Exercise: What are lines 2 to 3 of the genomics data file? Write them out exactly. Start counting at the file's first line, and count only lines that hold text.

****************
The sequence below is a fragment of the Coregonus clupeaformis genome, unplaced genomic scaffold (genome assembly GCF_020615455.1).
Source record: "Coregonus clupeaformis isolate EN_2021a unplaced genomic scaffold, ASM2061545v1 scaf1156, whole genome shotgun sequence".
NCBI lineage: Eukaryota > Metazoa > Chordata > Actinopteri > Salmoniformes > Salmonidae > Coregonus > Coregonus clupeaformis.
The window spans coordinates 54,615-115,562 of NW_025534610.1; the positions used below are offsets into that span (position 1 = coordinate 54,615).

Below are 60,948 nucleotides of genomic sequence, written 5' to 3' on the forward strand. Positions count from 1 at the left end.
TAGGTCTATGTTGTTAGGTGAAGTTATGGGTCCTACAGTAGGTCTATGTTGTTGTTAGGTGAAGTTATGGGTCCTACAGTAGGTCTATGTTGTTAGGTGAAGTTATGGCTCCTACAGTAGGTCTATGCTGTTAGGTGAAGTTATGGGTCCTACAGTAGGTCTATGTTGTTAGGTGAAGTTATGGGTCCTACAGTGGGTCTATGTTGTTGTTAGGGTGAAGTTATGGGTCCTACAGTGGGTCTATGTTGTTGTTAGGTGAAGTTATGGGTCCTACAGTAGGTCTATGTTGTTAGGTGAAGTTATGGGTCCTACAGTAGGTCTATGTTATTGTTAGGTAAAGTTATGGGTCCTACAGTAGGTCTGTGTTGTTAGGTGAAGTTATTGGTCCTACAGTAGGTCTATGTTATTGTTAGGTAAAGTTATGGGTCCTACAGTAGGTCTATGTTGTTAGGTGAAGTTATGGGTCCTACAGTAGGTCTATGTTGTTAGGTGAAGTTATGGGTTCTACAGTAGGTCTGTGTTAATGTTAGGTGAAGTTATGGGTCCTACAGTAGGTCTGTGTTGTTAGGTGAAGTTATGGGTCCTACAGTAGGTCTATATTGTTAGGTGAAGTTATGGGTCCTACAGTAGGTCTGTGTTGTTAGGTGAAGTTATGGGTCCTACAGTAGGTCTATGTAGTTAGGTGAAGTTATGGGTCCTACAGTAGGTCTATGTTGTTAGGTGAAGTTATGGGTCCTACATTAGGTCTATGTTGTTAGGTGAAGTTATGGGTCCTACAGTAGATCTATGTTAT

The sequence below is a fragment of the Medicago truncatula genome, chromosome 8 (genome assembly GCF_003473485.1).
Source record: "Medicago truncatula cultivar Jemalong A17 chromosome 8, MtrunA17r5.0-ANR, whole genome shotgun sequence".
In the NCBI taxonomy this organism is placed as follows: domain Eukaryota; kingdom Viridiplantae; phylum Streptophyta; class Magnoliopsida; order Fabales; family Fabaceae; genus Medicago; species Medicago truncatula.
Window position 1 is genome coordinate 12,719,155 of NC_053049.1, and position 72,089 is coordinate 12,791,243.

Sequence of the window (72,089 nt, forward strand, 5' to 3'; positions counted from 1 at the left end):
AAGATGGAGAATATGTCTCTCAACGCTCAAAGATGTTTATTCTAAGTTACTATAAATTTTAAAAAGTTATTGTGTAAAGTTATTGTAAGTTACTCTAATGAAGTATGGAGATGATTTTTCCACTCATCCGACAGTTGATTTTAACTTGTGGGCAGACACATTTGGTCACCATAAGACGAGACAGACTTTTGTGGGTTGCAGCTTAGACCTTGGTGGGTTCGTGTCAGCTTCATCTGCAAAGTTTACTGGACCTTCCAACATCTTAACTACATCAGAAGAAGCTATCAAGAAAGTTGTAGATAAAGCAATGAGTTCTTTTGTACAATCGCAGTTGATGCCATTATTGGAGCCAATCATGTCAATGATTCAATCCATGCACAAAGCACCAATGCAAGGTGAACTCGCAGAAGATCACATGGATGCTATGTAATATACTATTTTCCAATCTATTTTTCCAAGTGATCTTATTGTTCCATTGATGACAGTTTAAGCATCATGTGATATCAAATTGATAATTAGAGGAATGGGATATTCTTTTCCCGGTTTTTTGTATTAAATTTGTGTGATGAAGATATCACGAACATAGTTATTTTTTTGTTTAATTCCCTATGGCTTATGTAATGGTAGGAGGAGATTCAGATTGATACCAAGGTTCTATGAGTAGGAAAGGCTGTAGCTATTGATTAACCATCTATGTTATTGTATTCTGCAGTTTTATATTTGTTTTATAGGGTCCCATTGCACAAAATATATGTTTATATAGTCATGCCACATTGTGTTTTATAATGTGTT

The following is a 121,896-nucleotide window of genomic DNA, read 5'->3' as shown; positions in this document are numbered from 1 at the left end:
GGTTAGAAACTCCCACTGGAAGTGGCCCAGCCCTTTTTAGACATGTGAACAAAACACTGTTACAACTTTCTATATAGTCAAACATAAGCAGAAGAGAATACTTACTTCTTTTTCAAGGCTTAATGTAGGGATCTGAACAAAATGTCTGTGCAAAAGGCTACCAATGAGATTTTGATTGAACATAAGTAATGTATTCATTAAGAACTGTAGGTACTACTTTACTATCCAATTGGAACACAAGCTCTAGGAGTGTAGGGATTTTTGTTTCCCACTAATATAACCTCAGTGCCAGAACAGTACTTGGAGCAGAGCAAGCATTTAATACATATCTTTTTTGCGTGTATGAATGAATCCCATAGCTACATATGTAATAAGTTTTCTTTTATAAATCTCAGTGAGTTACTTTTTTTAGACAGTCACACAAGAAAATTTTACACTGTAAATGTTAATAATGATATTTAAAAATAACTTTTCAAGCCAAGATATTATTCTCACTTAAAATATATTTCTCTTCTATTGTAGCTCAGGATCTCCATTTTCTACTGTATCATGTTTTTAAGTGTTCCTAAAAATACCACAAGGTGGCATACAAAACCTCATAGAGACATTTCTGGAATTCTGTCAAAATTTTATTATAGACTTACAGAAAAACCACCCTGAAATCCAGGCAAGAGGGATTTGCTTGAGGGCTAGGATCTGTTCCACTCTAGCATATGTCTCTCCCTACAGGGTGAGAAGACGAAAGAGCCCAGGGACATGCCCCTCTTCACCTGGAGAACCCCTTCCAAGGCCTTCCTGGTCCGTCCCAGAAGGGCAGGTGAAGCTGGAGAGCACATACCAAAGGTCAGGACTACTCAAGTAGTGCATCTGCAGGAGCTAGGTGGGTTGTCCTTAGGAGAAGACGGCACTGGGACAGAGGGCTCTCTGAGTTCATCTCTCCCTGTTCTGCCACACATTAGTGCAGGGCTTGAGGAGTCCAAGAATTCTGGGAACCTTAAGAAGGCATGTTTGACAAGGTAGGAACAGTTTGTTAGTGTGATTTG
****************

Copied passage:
Source record: "Coregonus clupeaformis isolate EN_2021a unplaced genomic scaffold, ASM2061545v1 scaf1156, whole genome shotgun sequence".
NCBI lineage: Eukaryota > Metazoa > Chordata > Actinopteri > Salmoniformes > Salmonidae > Coregonus > Coregonus clupeaformis.